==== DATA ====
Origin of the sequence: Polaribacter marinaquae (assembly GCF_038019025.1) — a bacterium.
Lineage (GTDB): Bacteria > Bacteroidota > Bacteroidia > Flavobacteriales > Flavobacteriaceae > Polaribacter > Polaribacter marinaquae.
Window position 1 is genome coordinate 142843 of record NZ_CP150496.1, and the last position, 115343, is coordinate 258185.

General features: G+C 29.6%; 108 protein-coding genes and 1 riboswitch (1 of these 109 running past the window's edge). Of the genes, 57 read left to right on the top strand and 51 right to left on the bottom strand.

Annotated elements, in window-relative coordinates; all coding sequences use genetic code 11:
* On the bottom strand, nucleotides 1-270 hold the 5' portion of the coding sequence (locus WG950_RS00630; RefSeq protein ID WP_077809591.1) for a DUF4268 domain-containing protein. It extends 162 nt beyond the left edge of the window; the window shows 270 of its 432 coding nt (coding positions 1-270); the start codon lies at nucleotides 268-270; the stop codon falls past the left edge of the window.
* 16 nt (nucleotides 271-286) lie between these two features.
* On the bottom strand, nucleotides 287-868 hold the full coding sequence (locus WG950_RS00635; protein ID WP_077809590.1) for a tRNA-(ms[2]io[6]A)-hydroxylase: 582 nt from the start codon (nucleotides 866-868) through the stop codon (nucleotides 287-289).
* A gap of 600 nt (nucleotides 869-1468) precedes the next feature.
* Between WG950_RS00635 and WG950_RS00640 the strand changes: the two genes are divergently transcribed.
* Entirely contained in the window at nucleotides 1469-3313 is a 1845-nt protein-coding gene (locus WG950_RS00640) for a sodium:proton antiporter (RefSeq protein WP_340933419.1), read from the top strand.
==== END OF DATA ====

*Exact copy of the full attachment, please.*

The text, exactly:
Origin of the sequence: Polaribacter marinaquae (assembly GCF_038019025.1) — a bacterium.
Lineage (GTDB): Bacteria > Bacteroidota > Bacteroidia > Flavobacteriales > Flavobacteriaceae > Polaribacter > Polaribacter marinaquae.
Window position 1 is genome coordinate 142843 of record NZ_CP150496.1, and the last position, 115343, is coordinate 258185.

General features: G+C 29.6%; 108 protein-coding genes and 1 riboswitch (1 of these 109 running past the window's edge). Of the genes, 57 read left to right on the top strand and 51 right to left on the bottom strand.

Annotated elements, in window-relative coordinates; all coding sequences use genetic code 11:
* On the bottom strand, nucleotides 1-270 hold the 5' portion of the coding sequence (locus WG950_RS00630; RefSeq protein ID WP_077809591.1) for a DUF4268 domain-containing protein. It extends 162 nt beyond the left edge of the window; the window shows 270 of its 432 coding nt (coding positions 1-270); the start codon lies at nucleotides 268-270; the stop codon falls past the left edge of the window.
* 16 nt (nucleotides 271-286) lie between these two features.
* On the bottom strand, nucleotides 287-868 hold the full coding sequence (locus WG950_RS00635; protein ID WP_077809590.1) for a tRNA-(ms[2]io[6]A)-hydroxylase: 582 nt from the start codon (nucleotides 866-868) through the stop codon (nucleotides 287-289).
* A gap of 600 nt (nucleotides 869-1468) precedes the next feature.
* Between WG950_RS00635 and WG950_RS00640 the strand changes: the two genes are divergently transcribed.
* Entirely contained in the window at nucleotides 1469-3313 is a 1845-nt protein-coding gene (locus WG950_RS00640) for a sodium:proton antiporter (RefSeq protein WP_340933419.1), read from the top strand.